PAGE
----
By Shaun Tandon (AFP) – Dec 10, 2009
WASHINGTON — Senators unveiled a framework for future US action on climate change, embracing emission cuts in a boost for the Copenhagen summit, but also including controversial measures on nuclear power and offshore drilling.
President Barack Obama heads next week to the 192-nation climate talks hoping to show US leadership, but the Senate has yet to finalize plans for the first nationwide restrictions on carbon emissions blamed for global warming.
Three senators across party lines instead offered an outline for future legislation that they hope to approve early next year.
"This indicates to folks in Copenhagen that we're serious," Senator John Kerry, a member of Obama's Democratic Party who spearheaded the drive, told reporters.
The framework says the world's largest economy would cut carbon emissions by 17 percent by 2020 from 2005 levels, slightly less ambitious than an earlier Senate bill but in line with Obama's proposals and a bill that squeaked through the House of Representatives in June.
But in a bid to win over reluctant Republicans, the framework said the United States will encourage nuclear power and offshore oil drilling -- policies of former president George W. Bush criticized by environmentalists.
A White House statement welcomed the framework as "another significant step in the effort to pass comprehensive energy reform.
"The President believes this is a positive development towards reaching a strong, unified and bipartisan agreement in the US Senate," it said.
Obama has pledged that the United States will play a strong global role on climate change, in a sharp reversal from Bush who opposed the current Kyoto Protocol as biased against wealthy nations.
Many Republicans remain critical. The party's Senate leader, Mitch McConnell, said action on global warming along with Democrats' campaign to expand health coverage to millions of uninsured would impose a "heavy cost on job creation."
Senator Lindsey Graham, a Republican who broke ranks to co-author the climate framework, hoped his colleagues would be enticed by nuclear power and offshore drilling.
"The hope is that, as we develop more details, you'll see more Republicans and Democrats come," Graham said.
The framework said the US government would offer loans for new nuclear power plants and funding to train nuclear workers. Bush launched a drive to build new nuclear power plants, which had been suspended since the 1979 Three Mile Island accident.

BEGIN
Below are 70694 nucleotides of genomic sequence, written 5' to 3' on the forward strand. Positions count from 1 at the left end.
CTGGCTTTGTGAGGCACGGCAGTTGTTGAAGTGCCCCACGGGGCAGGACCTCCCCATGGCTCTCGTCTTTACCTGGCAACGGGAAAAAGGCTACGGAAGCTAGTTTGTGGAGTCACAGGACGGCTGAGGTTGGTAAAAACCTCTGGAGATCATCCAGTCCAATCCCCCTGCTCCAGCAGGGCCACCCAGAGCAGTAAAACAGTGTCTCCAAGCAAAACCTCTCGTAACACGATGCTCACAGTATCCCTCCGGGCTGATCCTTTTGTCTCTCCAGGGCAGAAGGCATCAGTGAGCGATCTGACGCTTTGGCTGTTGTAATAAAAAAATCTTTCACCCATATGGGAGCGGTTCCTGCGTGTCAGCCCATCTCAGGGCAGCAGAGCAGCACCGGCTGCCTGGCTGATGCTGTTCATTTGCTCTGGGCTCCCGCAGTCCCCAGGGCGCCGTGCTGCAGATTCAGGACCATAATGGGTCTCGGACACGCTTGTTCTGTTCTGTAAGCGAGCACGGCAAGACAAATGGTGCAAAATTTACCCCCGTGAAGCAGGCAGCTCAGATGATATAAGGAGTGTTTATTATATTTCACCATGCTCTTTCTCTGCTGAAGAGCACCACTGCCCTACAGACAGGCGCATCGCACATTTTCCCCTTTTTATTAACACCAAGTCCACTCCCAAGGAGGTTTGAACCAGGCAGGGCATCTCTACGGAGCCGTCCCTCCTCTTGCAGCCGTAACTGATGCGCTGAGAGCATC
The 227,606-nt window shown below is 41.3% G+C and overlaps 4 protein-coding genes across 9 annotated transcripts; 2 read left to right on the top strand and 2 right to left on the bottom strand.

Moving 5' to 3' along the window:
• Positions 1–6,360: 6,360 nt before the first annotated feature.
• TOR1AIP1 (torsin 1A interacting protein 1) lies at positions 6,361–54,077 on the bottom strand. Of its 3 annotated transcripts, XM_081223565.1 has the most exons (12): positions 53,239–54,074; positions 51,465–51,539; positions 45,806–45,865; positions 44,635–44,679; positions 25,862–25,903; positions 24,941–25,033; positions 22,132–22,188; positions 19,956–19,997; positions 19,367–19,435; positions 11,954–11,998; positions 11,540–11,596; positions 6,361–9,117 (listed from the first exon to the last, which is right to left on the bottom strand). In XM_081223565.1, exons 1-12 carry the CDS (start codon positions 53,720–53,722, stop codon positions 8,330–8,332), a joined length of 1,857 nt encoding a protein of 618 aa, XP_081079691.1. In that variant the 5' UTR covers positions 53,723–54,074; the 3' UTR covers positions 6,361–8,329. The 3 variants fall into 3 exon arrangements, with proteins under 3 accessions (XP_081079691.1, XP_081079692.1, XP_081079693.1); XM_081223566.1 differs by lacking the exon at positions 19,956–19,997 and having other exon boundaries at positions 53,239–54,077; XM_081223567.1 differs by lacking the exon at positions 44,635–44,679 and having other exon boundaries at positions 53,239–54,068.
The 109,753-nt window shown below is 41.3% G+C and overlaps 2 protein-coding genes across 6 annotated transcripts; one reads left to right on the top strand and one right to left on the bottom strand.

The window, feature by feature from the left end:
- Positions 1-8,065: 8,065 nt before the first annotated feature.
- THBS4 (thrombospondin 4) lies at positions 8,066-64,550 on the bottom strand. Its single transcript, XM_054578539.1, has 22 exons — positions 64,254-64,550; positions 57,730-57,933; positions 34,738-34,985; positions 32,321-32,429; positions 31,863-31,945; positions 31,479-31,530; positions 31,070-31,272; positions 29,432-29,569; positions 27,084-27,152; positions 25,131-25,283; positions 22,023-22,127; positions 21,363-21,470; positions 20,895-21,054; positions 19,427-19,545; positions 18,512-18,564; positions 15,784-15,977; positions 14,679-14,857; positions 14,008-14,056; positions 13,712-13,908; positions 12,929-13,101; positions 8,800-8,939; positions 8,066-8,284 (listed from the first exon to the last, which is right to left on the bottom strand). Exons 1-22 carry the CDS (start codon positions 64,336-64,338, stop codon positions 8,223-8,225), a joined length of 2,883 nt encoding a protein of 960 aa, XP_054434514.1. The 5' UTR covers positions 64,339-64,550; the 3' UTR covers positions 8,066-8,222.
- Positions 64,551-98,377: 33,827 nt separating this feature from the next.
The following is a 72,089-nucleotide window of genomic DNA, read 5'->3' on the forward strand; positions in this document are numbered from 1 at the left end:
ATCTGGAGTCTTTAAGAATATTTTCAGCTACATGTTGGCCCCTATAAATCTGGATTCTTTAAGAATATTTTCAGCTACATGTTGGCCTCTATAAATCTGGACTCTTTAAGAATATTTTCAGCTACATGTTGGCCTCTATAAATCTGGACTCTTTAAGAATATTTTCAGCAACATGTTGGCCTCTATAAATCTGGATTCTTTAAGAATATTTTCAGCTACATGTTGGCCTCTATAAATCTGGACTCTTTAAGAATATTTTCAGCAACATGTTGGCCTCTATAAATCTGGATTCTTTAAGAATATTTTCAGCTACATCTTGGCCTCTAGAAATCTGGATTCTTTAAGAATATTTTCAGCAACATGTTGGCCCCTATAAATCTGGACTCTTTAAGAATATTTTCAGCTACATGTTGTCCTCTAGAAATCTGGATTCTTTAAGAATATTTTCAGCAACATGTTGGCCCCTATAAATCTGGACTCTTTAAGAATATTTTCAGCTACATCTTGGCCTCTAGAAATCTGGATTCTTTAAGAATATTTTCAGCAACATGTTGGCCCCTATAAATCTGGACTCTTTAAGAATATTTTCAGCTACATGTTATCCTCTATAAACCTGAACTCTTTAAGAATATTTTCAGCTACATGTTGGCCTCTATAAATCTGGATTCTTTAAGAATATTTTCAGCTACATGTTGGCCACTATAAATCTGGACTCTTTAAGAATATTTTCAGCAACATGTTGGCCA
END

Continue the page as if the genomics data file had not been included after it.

Bush also supported drilling offshore for oil -- anathema to many environmentalists -- in a plan put on hold by the Obama administration. The framework was vague on how to support offshore drilling.
Senator Joe Lieberman, an independent who joined Kerry and Graham, predicted that the Senate would reach the magic number of 60 -- the votes needed in the 100-member chamber to break through stalling tactics.
"There are well over 60 votes in play," Lieberman said.
The framework also offers robust support for the use of coal by supporting research in so-called carbon capture, in which emissions are trapped before they are released into the atmosphere.
A commitment to coal is considered politically crucial to winning senators from mining states such as West Virginia, despite criticism from some green groups that the technology has yet to be proven.
Environmentalists gave mixed reviews to the framework.
Joe Mendelson, the global warming policy director for the National Wildlife Federation, said the senators have "bypassed the political stalemate" and "found a third way forward."
The framework "strengthens the president's hand as he works to lead China and other nations toward a global deal to fight climate change," he said.
But others said that the Senate was watering down US commitments that are already weaker than those by the European Union and Japan.
Republican climate skeptics have seized on a series of recently leaked emails from scientists to cast doubt on global warming and plan to fly to Copenhagen to deliver their message.
Democratic Congressman Jay Inslee welcomed their trip, saying other countries would see how far out of the mainstream their views were.
"Maybe they will have a little more sympathy for how difficult it has been to get to this point," Inslee told reporters.
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